A persons actions and deeds in his daily conduct are the "garments" of his soul. When a person performs good deeds he clothes his soul with good and beautiful garments; when he does bad deeds he covers his soul with dirty and soiled garments.

This is what King Solomon meant when he said, "At all times let thy garments be clean" (Eccl. 9:8). He was referring to the garments of the soul.

But sometimes it happens that a garment gets stained or soiled. The wise person will not say, "Well my garment is stained already; what does it matter if it gets dirtier?" Instead, he will wash out the stain, or send the garment to the "cleaners" or to the laundry. If this is so in regard to ordinary clothes, how much more so in regard to the garments of the soul!

Our Sages, of blessed memory, spoke of Teshuvah (repentance) as of a cleaning process. Indeed our Prophets who admonished our people had already used the same idea before them.

And so our Sages declared, "As soiled garments can be cleansed, so the Jewish people, although they sin, can return by repentance unto G‑d" (Exod. Rabbah, Beshallach, 13:10).

Rabbi Shmuel b. Nachmani likened repentance to the open sea. When a man wishes to bathe in the sea, he can bathe in it at any hour he likes. So with repentance: whenever a person wishes to repent, G‑d will accept his repentance (Eichah Rabbah, 3:60).

It is never too late to do Teshuvah. The great Rabbi Shimon Bar Yochoi said, "Even a person who had been wicked all his life, if he repents sincerely, his sins will not be mentioned to him" (Kiddushin 40B).

Only the Yetzer-hara (evil inclination) can persuade a person that his sins are too great or too many to be washed away by repentance. Our Sages taught otherwise: "There was never a man more wicked than (King) Menasseh, yet, in the hour of his repentance, G‑d accepted him, as it is written (II Chron. 33:13), he prayed unto G‑d, and G‑d accepted his prayers" (Bamidbar Rabbah, Naso 14:1).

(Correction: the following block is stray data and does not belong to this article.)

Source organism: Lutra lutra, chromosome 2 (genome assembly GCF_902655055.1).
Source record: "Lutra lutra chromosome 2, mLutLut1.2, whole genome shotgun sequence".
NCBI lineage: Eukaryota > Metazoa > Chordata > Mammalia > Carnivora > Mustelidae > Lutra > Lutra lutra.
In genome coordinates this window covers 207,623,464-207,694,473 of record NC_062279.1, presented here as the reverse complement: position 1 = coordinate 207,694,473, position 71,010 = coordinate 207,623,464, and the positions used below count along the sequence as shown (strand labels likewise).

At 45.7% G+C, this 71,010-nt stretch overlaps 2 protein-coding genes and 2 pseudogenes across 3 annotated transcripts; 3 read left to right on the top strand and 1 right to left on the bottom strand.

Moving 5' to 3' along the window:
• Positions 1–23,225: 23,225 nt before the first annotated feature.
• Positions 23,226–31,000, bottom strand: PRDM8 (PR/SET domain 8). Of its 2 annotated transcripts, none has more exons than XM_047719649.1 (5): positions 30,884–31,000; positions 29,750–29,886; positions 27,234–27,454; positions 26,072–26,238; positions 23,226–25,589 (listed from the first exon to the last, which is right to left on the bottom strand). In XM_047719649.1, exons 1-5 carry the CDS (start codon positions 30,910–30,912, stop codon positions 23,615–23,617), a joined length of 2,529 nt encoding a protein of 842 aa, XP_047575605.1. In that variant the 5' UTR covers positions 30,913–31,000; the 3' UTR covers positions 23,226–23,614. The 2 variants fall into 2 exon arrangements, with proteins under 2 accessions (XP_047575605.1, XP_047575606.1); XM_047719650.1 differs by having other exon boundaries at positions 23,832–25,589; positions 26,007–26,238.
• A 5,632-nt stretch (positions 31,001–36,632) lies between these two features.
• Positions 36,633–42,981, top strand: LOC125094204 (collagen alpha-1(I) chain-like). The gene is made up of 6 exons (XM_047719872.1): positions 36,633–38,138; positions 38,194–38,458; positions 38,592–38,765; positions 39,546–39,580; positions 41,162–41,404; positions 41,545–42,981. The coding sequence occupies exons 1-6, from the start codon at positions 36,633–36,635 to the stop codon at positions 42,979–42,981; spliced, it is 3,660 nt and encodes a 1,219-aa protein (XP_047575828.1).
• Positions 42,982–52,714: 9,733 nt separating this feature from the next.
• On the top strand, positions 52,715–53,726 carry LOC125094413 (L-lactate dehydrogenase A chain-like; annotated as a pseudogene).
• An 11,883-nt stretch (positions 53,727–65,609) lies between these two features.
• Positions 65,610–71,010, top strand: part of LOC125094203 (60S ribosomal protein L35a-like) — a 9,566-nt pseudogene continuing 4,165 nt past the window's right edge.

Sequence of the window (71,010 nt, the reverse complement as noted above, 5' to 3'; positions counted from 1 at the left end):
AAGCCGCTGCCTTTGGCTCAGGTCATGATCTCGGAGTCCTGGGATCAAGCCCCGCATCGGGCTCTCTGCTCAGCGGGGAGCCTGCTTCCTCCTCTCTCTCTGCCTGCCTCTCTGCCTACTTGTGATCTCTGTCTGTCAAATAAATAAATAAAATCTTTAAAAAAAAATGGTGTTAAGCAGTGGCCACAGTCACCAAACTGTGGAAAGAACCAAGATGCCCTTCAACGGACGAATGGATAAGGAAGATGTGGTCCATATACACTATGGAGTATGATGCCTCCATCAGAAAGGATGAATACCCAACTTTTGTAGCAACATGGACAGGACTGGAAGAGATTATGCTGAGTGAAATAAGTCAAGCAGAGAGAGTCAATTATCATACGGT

The reason why repentance is always acceptable is that G‑d is truly our merciful Father, always ready to receive His straying children. Rabbi Meir said, "To what is this matter to be likened? To a kings son who strayed to evil ways. The king sent the tutor to bring him back. Said the son, With what face can I return to my father? I am ashamed before him. But the king sent word to his son again, Can a son be ashamed to return to his father?"(Devarim Rabbah, Vaetchanan 2:24)

While G‑d desires the sinner to return and repent, the first step must be made by the sinner himself. Rabbi Issi said, "G‑d says to the Jewish people: Open to me, My children, the gate of repentance as little as the eye of a needle, and I will open for you the gates wide enough for carriages and wagons to enter through them." And Rabbi Levi pointed out that the power of repentance is so great that it could bring the righteous Messiah without delay. Said he: "If the Jewish people would repent but for one day, they would be redeemed at once by the son of David, as it is written, Today, if you would hear his voice (Ps. 95:7; Shir hashirim R., ch. 5, 2:2)

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